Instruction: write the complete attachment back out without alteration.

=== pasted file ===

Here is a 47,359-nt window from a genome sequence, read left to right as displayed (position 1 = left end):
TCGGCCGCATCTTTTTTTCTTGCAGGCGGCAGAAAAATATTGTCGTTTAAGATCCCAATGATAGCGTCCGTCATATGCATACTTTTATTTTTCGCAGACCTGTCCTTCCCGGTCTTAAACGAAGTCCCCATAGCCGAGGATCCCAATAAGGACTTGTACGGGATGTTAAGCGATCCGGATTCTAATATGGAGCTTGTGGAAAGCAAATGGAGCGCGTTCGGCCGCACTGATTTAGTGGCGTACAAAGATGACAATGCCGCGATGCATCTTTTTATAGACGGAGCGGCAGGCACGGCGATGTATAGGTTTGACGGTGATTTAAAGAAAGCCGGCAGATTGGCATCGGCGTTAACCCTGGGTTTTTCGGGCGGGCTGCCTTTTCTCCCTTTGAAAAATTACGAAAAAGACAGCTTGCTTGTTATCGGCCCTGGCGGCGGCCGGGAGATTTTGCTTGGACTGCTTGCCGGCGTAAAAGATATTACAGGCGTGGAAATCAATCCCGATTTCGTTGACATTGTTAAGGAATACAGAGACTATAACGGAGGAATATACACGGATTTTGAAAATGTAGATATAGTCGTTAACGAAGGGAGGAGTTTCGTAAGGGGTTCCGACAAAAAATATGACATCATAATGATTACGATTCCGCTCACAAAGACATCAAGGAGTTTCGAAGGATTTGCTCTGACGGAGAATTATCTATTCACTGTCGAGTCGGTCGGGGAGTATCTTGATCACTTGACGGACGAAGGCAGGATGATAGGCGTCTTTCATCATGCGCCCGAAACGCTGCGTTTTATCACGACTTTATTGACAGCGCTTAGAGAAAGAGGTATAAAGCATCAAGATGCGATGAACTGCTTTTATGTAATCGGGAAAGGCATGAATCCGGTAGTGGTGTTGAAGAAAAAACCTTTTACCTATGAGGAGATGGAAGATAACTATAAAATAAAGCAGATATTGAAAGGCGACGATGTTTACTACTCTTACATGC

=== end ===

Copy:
Here is a 47,359-nt window from a genome sequence, read left to right as displayed (position 1 = left end):
TCGGCCGCATCTTTTTTTCTTGCAGGCGGCAGAAAAATATTGTCGTTTAAGATCCCAATGATAGCGTCCGTCATATGCATACTTTTATTTTTCGCAGACCTGTCCTTCCCGGTCTTAAACGAAGTCCCCATAGCCGAGGATCCCAATAAGGACTTGTACGGGATGTTAAGCGATCCGGATTCTAATATGGAGCTTGTGGAAAGCAAATGGAGCGCGTTCGGCCGCACTGATTTAGTGGCGTACAAAGATGACAATGCCGCGATGCATCTTTTTATAGACGGAGCGGCAGGCACGGCGATGTATAGGTTTGACGGTGATTTAAAGAAAGCCGGCAGATTGGCATCGGCGTTAACCCTGGGTTTTTCGGGCGGGCTGCCTTTTCTCCCTTTGAAAAATTACGAAAAAGACAGCTTGCTTGTTATCGGCCCTGGCGGCGGCCGGGAGATTTTGCTTGGACTGCTTGCCGGCGTAAAAGATATTACAGGCGTGGAAATCAATCCCGATTTCGTTGACATTGTTAAGGAATACAGAGACTATAACGGAGGAATATACACGGATTTTGAAAATGTAGATATAGTCGTTAACGAAGGGAGGAGTTTCGTAAGGGGTTCCGACAAAAAATATGACATCATAATGATTACGATTCCGCTCACAAAGACATCAAGGAGTTTCGAAGGATTTGCTCTGACGGAGAATTATCTATTCACTGTCGAGTCGGTCGGGGAGTATCTTGATCACTTGACGGACGAAGGCAGGATGATAGGCGTCTTTCATCATGCGCCCGAAACGCTGCGTTTTATCACGACTTTATTGACAGCGCTTAGAGAAAGAGGTATAAAGCATCAAGATGCGATGAACTGCTTTTATGTAATCGGGAAAGGCATGAATCCGGTAGTGGTGTTGAAGAAAAAACCTTTTACCTATGAGGAGATGGAAGATAACTATAAAATAAAGCAGATATTGAAAGGCGACGATGTTTACTACTCTTACATGC